Kerry Kennedy

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Kerry Kennedy
Kerry Kennedy (by Eric Silva).jpg
Kerry Kennedy in Cambridge, Massachusetts, 2008
Born Mary Kerry Kennedy
(1959-09-08) September 8, 1959 (age 54)
Boston, MA
Education B.A., Brown University
J.D., Boston College Law School
Political party
Democratic
Religion Roman Catholic
Spouse(s) Andrew Cuomo(m. 1990-2005, divorced)
Children daughters Cara, Mariah, Michaela.
Parents Robert F. Kennedy and Ethel Skakel Kennedy

Mary Kerry Kennedy (born September 8, 1959) is an American human rights activist and writer. She is the seventh of the eleven children of Robert F. Kennedy and Ethel Skakel Kennedy. She was known as Kerry Kennedy Cuomo from 1991 until 2003.

Early life[edit]

Kennedy was born in Boston, MA. Three days after her birth, her father resigned as chief counsel of the Senate Rackets Committee.[1] Her father was assassinated in 1968.[2] She is a graduate of The Putney School and Brown University and received her J.D. from Boston College Law School.

She holds honorary doctorates of law from Le Moyne College and University of San Francisco Law School, and honorary doctorates of Human Letters from Bay Path College and the Albany College of Pharmacy.[3]

Activism[edit]

Since 1981, Kennedy has worked as a human rights activist, leading delegations into places such as El Salvador, Gaza, Haiti, Kenya, Northern Ireland, and South Korea[4] She was also involved in causes in China, Indonesia, Vietnam, India, Sudan, and Pakistan.[4]

She established the Robert F. Kennedy Center for Human Rights in 1988 and was the Executive Director of the Robert F. Kennedy Memorial until 1995.[4] She is the Honorary President of the Robert F. Kennedy Foundation of Europe, based in Florence (Italy). She is also the chair of the Amnesty International Leadership Council, and has been published in The Boston Globe, The Chicago Sun-Times, and The New York Times.[4] She is a judge for the Reebok Human Rights Award.

Kennedy also travels the country giving speeches and presentations and calling on her audiences to stand up and fight against human rights violations.[5]

Being Catholic Now[edit]

Kennedy is the author of Being Catholic Now, Prominent Americans talk about Change in the Church and the Quest for Meaning. The book includes essays from prominent Catholics, including Nancy Pelosi, Cokie Roberts, Cardinal McCarrick, Sister Joan Chittister, Tom Monaghan, Bill O'Reilly, Doris Kearns Goodwin, Doug Brinkley and others.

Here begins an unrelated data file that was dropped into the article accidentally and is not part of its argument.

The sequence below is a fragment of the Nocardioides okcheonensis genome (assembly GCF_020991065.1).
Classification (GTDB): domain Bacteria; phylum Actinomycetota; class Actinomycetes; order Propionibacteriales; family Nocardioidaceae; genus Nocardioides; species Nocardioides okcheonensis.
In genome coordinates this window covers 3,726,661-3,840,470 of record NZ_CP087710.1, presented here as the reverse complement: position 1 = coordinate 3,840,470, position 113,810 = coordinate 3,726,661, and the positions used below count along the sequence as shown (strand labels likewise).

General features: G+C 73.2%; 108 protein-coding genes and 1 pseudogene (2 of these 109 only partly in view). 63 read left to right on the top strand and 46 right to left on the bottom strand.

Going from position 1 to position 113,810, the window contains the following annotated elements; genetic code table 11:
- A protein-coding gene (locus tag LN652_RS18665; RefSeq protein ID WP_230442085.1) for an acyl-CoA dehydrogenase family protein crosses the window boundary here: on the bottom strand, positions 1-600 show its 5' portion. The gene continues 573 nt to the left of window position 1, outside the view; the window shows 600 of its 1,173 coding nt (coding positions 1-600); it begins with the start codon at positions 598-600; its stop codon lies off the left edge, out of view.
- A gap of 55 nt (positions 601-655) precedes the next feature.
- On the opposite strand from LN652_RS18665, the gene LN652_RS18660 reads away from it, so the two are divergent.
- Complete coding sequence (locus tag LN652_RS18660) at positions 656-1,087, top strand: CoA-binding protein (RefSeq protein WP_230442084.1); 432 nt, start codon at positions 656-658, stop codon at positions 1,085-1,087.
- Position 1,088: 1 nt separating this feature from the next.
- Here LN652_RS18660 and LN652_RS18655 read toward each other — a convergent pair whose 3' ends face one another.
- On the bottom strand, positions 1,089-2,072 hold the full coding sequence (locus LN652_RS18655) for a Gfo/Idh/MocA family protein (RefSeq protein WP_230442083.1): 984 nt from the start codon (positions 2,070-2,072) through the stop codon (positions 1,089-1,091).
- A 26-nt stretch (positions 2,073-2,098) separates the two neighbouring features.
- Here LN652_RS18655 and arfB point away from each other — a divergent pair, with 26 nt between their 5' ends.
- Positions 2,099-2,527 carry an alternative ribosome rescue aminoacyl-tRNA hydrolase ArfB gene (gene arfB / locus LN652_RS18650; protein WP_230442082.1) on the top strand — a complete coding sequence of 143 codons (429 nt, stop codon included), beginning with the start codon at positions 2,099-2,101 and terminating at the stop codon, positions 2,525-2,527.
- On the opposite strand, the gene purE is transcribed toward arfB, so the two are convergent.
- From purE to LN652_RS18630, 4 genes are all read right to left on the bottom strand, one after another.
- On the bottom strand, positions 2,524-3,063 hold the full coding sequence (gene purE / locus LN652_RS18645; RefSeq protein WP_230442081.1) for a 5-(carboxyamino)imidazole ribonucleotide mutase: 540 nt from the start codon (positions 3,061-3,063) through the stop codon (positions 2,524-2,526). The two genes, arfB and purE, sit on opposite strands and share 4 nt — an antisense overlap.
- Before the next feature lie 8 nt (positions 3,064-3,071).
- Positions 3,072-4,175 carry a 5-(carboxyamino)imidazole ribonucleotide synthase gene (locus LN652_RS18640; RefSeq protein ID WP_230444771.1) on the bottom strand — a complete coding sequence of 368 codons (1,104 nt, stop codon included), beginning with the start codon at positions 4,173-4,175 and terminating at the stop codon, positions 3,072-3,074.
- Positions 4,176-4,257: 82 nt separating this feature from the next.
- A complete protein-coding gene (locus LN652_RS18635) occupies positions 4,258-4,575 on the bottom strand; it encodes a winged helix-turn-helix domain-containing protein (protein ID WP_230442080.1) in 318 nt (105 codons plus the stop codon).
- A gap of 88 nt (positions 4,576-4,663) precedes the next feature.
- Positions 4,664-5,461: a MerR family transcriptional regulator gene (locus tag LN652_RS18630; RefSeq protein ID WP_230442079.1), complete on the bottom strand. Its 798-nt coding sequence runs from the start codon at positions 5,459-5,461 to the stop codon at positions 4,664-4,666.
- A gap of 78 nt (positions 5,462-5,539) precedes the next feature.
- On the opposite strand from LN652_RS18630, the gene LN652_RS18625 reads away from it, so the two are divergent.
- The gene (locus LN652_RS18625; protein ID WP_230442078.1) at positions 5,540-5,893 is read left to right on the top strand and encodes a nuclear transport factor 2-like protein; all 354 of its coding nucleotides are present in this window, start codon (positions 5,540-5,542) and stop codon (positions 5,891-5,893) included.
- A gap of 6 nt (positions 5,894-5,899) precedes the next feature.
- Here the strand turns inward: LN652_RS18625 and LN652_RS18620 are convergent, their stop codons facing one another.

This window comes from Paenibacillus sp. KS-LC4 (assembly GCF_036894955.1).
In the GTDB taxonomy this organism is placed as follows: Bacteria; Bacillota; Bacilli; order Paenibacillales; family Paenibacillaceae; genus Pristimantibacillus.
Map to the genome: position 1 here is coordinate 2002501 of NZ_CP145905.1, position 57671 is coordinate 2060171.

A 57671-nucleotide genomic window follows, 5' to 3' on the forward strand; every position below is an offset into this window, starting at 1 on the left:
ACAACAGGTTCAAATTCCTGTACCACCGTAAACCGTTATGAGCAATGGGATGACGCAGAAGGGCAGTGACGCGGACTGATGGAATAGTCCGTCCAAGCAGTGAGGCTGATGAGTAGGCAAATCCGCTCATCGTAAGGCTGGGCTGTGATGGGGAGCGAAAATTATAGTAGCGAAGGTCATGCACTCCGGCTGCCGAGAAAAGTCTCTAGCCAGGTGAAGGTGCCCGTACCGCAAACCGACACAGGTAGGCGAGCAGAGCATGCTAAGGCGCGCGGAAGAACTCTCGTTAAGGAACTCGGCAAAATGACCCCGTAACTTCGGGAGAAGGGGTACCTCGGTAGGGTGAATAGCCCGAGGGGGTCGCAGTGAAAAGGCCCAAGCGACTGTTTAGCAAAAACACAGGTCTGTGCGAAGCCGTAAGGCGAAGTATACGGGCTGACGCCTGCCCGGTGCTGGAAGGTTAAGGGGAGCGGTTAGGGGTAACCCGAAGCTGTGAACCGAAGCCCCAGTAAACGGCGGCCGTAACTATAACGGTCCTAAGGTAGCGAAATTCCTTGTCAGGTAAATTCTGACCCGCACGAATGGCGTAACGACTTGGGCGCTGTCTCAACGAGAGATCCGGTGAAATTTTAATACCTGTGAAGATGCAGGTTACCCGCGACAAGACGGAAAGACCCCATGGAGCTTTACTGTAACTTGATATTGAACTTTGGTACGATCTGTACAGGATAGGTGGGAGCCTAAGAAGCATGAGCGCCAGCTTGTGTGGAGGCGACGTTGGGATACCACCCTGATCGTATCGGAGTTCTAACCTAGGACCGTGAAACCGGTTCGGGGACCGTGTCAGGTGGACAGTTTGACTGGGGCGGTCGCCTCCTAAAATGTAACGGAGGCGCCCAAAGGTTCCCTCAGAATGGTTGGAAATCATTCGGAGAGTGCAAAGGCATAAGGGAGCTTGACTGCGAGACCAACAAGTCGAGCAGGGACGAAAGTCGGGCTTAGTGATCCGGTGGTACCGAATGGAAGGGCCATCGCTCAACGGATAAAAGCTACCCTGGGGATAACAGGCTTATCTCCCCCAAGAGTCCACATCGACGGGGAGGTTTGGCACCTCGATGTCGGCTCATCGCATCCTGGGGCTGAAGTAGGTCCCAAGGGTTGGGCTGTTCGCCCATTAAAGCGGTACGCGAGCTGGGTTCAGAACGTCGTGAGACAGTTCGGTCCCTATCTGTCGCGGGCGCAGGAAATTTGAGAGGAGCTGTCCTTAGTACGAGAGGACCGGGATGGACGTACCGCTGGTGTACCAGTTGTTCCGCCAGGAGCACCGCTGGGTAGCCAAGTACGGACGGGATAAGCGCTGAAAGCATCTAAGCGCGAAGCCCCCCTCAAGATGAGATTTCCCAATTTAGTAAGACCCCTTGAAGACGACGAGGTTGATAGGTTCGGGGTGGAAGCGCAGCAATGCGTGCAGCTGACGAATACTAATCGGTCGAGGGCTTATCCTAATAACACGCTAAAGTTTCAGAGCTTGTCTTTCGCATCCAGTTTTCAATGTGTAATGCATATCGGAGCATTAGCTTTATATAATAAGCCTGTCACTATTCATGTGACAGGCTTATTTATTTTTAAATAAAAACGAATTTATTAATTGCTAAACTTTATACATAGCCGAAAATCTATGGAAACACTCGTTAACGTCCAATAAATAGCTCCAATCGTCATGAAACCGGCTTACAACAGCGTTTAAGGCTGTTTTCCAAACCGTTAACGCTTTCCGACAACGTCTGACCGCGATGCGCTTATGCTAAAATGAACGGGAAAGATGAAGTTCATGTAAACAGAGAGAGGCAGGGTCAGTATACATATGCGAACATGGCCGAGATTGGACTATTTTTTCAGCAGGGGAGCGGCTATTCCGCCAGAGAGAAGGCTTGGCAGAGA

Human rights work[edit]

Kennedy's life has been devoted to equal justice, to the promotion and protection of basic rights, and to the preservation of the rule of law.[3] Kennedy is the president of the Robert F. Kennedy Center for Justice and Human Rights.[3] She started working in the field of human rights in 1981 as an intern with Amnesty International, where she investigated abuses committed by U.S. immigration officials against refugees from El Salvador.[6]

For over thirty years, she has worked on diverse human rights issues such as children’s rights, child labor, disappearances, indigenous land rights, judicial independence, freedom of expression, ethnic violence, impunity, and the environment. She has concentrated specifically on women’s rights, particularly honor killings, sexual slavery, domestic violence, workplace discrimination, and sexual assault. She has worked in over 60 countries and led hundreds of human rights delegations.[3]

Kennedy established RFK Center Partners for Human Rights in 1986 to ensure the protection of rights codified under the U.N. Declaration of Human Rights. RFK Partners provides support to courageous human rights defenders around the world. The Center uncovers human rights abuses like torture, repression of free speech and child labor; urges Congress and the U.S. administration to highlight human rights in foreign policy; and supplies activists with the resources they need to advance their work. Kennedy also founded RFK Compass, which works on sustainable investing with leaders in the financial community. She started the RFK Training Institute in Florence, Italy, which offers courses of study to leading human rights defenders across the globe.[3]

Kennedy is the author of Speak Truth to Power: Human Rights Defenders Who Are Changing Our World, which features interviews with human rights activists including Marian Wright Edelman, the Dalai Lama, Archbishop Desmond Tutu, Elie Wiesel, and more. This book has been translated into 6 languages, with more coming, and has been adapted into a play by Ariel Dorfman. It also is the foundation for the RFK Center's Speak Truth To Power program - a multi-faceted global initiative that uses the experiences of courageous defenders from around the world to educate students and others about human rights, and urge them to take action. The curriculum focus on issues range from slavery and environmental activism to religious self-determination and political participation [7]